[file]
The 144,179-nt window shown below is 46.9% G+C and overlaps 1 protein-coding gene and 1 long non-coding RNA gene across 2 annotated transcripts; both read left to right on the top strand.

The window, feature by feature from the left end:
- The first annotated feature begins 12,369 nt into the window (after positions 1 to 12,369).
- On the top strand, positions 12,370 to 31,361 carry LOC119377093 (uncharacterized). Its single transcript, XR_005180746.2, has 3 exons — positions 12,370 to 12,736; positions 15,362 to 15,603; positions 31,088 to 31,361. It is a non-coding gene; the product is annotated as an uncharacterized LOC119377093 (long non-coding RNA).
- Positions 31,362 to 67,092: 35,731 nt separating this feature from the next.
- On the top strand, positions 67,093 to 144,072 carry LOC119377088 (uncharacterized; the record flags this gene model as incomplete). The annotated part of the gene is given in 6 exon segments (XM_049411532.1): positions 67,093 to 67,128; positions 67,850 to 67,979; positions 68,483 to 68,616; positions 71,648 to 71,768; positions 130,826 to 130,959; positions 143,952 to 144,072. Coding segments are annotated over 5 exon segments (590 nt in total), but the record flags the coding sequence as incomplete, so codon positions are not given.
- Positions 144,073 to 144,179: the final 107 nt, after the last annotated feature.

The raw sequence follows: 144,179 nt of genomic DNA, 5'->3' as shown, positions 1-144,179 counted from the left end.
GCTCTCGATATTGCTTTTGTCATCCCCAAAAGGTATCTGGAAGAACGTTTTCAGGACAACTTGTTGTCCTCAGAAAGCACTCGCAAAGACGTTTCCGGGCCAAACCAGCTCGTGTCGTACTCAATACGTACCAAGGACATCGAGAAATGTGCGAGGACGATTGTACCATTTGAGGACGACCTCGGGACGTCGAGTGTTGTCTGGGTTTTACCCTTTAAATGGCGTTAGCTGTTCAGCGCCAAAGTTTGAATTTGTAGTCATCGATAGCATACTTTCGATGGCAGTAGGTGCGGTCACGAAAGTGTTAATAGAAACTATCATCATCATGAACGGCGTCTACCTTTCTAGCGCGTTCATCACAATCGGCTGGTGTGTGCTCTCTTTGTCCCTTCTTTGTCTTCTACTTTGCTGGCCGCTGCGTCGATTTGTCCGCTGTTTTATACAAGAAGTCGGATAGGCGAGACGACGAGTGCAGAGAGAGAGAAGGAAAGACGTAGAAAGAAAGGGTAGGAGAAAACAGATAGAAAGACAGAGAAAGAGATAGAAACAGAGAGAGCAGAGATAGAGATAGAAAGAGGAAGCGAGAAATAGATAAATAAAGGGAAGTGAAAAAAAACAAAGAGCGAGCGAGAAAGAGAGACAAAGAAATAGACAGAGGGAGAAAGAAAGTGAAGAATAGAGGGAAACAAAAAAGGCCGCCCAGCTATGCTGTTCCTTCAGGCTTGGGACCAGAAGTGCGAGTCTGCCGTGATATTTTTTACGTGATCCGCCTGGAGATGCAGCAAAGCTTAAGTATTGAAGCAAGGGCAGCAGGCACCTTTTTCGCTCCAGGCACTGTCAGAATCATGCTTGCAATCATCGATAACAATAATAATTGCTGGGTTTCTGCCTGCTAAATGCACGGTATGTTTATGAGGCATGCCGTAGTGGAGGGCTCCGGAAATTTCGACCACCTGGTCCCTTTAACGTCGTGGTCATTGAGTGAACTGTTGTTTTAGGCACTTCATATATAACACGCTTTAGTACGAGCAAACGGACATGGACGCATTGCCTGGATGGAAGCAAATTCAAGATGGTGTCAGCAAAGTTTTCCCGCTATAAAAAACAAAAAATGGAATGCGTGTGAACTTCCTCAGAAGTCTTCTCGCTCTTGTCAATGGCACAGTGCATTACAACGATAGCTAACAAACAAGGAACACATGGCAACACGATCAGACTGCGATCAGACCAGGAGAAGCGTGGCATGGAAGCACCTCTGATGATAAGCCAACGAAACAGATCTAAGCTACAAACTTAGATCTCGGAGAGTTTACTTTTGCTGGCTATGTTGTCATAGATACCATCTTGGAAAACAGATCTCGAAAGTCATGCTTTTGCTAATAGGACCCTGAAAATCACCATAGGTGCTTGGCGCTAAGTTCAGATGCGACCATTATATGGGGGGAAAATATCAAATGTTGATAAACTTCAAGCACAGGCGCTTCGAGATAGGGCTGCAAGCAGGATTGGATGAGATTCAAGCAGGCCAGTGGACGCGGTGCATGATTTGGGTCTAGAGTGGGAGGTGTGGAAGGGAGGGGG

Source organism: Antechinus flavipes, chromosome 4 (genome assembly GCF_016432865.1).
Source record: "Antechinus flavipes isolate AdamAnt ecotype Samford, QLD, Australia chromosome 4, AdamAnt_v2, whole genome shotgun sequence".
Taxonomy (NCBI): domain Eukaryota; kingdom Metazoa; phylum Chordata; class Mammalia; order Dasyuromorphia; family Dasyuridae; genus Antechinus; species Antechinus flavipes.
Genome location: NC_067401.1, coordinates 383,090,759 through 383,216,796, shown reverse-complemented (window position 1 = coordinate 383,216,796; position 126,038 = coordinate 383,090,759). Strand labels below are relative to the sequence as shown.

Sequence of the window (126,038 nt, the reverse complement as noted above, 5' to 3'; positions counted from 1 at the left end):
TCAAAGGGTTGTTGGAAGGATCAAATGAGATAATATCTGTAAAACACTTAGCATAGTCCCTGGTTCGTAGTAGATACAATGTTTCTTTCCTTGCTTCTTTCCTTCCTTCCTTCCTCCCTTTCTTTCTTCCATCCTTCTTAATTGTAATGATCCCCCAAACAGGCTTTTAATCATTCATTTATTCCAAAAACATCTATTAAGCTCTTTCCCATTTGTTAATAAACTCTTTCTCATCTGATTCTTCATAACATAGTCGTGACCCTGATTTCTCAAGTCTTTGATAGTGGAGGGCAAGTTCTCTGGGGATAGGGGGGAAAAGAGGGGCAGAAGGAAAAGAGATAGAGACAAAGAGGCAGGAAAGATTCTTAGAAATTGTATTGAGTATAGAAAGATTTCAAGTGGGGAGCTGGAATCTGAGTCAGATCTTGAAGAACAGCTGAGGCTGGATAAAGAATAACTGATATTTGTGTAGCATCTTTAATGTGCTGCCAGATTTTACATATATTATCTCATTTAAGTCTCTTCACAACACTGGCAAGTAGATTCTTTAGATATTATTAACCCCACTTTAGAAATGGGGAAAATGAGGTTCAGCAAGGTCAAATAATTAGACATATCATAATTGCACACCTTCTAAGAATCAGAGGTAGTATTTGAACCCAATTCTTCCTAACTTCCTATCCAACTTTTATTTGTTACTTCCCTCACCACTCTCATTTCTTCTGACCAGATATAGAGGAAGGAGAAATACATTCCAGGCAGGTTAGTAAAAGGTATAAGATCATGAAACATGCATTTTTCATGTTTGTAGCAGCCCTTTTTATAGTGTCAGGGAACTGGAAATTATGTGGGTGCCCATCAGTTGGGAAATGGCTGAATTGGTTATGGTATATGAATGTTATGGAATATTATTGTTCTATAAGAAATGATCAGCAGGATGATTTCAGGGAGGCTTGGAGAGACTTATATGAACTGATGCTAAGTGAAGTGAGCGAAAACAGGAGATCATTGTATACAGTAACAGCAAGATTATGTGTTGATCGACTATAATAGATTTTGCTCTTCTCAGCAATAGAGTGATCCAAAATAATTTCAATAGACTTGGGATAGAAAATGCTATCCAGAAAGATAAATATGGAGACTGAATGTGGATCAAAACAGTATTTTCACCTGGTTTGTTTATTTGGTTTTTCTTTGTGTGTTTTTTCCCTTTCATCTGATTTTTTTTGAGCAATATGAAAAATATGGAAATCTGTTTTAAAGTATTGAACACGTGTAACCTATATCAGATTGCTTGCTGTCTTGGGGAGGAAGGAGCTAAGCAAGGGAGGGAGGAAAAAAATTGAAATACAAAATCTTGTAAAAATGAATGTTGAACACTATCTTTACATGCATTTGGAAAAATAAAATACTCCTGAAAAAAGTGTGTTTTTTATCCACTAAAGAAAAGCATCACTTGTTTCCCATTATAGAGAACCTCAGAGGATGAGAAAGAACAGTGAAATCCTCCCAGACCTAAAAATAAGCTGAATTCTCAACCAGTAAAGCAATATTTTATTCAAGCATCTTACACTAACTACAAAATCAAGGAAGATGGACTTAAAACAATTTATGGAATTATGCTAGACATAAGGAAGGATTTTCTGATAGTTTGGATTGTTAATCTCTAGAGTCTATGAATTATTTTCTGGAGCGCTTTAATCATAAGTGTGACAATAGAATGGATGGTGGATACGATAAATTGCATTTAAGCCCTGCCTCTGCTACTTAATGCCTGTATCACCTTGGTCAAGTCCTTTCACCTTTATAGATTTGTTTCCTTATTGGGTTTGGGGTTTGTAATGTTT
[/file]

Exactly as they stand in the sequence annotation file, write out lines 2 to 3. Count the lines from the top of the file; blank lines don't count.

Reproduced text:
The window, feature by feature from the left end:
- The first annotated feature begins 12,369 nt into the window (after positions 1 to 12,369).